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Kris_A

Dynamically loading class methods

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Hiya, I've finally been getting around to learning the more OOPy side of C++, rather than just the C-style procedural stuff. I'm trying to find a way to do something similar to this:
class OBJECT {
	private:
		int thisvar;
		int thatvar;
	public:
		void ThisMethod();
		void LoadMethods(char*);
};
void OBJECT::LoadMethods(char * dll) {
	// Load DLL with LoadLibrary, and replace
	// 'ThisMethod' with method loaded from the DLL
}
int main() {
	OBJECT myobj;

	myobject.ThisMethod(); // Calls standard version of the method	

	myobj.LoadMethods("somedll.dll");

	myobject.ThisMethod(); // Now calls somedll.dll version of method

	// ... 
}
Assumably, inside the DLL it'd look something like this:
__declspec(dllexport) void OBJECT::ThisMethod() {
	// Do something specific to this DLL
}

I'm pretty sure I've seen this being done somewhere before, but I'm not sure what it's called, so I haven't been able to find much useful information about it. Hooray for forums! Any help (even the name of this paradigm) would be greatly appreciated. Thanks!

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The first bit of confusion that needs clearing up is the fact that this has nothing to do with "object oriented" design or programming whatsoever. All you're talking about is dynamically loading some code, and all you're doing differently (you imply) is using classes. Classes don't make code object-oriented in and other themselves, however.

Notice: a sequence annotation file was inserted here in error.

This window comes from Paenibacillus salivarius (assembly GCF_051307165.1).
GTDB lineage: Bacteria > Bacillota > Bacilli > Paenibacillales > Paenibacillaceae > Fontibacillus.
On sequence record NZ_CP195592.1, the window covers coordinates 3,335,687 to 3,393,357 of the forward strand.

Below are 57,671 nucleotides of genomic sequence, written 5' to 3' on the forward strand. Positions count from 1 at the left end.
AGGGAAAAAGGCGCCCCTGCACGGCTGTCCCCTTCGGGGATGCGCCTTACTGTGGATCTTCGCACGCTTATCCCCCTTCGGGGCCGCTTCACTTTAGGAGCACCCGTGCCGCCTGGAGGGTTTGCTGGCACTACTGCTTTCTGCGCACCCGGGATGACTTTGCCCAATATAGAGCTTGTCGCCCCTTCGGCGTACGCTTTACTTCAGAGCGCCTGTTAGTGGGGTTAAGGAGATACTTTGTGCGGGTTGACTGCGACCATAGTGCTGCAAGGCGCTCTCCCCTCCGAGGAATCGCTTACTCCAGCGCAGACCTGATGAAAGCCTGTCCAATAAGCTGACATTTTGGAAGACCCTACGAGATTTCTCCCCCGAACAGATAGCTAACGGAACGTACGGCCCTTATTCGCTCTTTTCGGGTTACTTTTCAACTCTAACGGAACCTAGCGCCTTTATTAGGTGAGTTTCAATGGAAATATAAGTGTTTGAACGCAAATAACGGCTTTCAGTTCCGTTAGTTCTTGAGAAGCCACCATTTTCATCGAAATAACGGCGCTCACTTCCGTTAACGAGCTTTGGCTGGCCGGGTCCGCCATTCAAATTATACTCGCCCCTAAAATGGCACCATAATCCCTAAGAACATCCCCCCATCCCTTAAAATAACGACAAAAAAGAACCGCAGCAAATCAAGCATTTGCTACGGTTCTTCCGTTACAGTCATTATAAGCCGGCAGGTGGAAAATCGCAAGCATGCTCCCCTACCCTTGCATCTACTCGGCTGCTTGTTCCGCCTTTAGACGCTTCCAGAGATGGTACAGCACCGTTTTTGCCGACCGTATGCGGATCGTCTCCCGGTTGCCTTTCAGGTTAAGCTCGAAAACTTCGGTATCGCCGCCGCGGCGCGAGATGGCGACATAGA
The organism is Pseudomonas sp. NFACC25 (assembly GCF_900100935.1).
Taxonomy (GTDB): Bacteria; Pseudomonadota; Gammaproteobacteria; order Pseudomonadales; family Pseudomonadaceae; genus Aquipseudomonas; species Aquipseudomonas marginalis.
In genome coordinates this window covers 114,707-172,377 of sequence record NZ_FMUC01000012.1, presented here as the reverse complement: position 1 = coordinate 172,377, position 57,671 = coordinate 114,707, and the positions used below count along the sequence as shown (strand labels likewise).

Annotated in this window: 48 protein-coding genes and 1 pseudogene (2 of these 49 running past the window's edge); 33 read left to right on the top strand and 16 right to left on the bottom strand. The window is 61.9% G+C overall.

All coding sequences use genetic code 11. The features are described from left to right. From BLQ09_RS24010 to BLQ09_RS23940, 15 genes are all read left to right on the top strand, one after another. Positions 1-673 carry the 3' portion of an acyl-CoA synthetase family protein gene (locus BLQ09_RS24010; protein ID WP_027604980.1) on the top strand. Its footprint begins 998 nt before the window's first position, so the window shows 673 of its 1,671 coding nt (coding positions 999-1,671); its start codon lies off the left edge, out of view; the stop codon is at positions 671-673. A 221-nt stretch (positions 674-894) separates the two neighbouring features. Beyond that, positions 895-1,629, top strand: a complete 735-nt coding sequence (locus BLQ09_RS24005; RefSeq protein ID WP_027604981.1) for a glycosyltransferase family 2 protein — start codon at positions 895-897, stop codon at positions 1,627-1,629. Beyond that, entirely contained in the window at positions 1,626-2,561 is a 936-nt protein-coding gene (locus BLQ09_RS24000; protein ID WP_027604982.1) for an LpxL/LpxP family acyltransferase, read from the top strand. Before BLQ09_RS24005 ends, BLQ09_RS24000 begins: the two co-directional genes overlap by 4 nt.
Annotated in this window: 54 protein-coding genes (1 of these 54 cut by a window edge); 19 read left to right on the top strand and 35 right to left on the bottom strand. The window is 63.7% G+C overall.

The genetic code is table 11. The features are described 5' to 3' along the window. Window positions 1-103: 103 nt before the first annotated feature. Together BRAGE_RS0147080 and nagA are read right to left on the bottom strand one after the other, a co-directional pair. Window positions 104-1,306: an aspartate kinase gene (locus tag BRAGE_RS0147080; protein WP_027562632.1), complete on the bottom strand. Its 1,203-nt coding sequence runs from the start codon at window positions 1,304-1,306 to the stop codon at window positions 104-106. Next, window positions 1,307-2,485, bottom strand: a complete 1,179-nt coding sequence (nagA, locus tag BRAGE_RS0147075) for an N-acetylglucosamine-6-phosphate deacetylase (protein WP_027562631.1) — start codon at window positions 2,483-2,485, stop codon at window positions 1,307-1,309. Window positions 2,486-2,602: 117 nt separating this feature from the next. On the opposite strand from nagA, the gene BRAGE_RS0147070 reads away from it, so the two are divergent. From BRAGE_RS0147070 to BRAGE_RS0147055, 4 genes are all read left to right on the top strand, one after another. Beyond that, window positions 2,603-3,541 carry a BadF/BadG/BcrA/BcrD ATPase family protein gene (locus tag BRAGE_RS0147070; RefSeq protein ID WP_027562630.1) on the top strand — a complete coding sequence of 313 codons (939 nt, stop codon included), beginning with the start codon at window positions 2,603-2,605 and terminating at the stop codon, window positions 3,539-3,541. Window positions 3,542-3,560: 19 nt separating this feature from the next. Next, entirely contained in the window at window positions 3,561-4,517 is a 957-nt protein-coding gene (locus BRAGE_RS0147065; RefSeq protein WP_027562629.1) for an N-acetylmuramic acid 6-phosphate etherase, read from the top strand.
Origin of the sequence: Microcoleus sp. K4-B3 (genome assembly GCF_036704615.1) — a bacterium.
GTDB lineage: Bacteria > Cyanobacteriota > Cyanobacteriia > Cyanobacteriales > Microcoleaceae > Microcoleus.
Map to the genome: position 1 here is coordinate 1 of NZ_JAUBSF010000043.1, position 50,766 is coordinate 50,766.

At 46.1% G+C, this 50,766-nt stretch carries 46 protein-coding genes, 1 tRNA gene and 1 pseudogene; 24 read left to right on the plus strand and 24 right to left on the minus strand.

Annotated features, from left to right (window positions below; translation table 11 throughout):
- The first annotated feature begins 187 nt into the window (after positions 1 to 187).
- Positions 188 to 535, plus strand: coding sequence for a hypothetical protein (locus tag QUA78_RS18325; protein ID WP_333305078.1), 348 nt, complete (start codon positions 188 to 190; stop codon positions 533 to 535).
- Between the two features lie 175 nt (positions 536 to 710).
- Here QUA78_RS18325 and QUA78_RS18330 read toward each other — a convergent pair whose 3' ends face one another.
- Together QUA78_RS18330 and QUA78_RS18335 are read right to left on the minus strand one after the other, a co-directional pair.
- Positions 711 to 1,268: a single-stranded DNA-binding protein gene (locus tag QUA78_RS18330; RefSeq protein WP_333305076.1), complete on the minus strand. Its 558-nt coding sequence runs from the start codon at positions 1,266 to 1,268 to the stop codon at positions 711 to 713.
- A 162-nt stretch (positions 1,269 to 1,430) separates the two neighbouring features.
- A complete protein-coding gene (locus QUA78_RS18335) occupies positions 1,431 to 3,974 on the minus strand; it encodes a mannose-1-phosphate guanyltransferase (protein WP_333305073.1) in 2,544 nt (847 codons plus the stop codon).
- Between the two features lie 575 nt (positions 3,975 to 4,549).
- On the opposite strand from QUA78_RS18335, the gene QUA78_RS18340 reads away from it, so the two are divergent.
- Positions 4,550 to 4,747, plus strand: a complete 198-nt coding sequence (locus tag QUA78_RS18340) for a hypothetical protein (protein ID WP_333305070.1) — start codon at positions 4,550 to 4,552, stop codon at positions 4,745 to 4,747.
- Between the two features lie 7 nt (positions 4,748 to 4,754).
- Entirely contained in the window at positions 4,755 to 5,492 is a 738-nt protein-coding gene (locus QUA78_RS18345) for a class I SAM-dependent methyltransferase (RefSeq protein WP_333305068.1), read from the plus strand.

The next issue is: why are you doing this? It's not required to use DLLs in general, and its ugly. It's likely that your specific situation may warrant a much cleaner solution.

In any case, the basic premise will be that each concrete method in OBJECT will need to naively forward to a function pointer, and the function pointer will have to initially point to a (presumably private) method in the class:

class Object
{
public:
Object() : myFunctionImpl(&ConcreteMyFunctionImpl) { }

int MyFunction(int foo,int bar) { return myFunctionImpl(this,foo,bar); }


private:
int (*MyFunctionImplPtr)(Object*,int,int);

MyFunctionImplPtr myFunctionImpl;

static int ConcreteMyFunctionImpl(Object *self,int foo,int bar);
};


Note that MyFunction delegates to a non-member function pointer, and is initially set up to point to a static function. I'll get to the reasoning shortly.

Then, in the Object::LoadMethod() function (which I omitted from the above sample for brevity), you load the DLL and call GetProcAddress() to obtain function pointers to all the appropriate functions in the DLL. Then you update each function pointer field in the class to point to the function pointers you loaded from the DLL.